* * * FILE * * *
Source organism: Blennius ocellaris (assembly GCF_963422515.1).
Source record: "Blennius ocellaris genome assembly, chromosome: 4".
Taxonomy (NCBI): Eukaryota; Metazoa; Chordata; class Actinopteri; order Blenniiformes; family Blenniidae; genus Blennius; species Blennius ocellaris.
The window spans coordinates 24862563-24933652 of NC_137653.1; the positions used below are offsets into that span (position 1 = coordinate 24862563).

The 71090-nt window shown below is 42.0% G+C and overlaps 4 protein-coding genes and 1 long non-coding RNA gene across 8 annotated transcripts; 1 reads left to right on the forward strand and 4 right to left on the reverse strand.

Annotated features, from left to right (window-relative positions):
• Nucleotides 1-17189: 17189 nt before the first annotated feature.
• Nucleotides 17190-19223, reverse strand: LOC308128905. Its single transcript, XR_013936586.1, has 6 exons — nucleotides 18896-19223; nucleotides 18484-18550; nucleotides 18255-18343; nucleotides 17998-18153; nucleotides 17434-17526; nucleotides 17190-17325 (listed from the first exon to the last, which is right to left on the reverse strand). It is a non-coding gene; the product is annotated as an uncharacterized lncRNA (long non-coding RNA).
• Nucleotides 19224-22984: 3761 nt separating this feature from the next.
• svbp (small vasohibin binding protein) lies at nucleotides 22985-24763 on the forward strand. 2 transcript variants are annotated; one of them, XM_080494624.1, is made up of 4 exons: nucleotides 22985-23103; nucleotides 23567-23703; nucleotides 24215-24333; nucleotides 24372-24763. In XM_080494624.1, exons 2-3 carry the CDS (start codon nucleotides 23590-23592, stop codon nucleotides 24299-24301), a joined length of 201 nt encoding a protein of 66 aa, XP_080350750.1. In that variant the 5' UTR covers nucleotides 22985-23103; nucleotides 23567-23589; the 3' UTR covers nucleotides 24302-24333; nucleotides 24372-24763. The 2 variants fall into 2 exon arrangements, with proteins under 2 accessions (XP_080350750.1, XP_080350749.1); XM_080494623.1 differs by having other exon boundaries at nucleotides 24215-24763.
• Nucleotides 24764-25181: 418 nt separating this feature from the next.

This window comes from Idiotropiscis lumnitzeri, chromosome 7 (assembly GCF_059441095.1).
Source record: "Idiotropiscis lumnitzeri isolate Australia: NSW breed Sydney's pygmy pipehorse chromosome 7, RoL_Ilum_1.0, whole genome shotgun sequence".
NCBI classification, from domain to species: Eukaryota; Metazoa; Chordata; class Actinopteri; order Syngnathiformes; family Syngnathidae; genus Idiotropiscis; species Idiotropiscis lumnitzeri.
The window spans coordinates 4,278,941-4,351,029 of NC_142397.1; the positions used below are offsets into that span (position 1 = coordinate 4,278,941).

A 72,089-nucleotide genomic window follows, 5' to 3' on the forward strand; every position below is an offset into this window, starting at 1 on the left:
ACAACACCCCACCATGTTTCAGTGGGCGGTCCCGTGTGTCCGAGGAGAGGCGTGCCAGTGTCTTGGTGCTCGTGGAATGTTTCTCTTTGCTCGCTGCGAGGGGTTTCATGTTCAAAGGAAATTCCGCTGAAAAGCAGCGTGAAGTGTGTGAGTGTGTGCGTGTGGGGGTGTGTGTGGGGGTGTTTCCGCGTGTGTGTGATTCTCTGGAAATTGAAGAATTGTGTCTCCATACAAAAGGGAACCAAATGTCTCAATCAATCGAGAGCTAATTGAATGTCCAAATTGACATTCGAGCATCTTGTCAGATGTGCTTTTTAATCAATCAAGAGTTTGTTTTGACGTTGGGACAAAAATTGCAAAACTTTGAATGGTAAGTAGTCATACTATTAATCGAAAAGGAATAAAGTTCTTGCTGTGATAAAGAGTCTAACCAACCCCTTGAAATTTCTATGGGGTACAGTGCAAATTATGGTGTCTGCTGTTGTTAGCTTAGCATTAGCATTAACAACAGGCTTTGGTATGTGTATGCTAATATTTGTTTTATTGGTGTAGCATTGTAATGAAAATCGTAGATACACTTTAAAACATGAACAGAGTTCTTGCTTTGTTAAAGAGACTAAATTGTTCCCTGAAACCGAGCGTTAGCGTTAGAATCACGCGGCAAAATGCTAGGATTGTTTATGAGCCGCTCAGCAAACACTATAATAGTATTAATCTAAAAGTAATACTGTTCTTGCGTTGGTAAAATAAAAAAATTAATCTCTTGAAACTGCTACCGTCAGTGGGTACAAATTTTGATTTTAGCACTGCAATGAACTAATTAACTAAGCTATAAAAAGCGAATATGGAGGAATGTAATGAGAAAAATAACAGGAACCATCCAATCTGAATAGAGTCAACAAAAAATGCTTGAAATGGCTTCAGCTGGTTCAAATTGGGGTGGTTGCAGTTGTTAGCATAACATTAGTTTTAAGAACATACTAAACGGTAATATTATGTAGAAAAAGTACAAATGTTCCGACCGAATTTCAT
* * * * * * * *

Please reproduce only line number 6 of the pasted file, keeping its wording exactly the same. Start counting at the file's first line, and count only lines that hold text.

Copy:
Annotated features, from left to right (window-relative positions):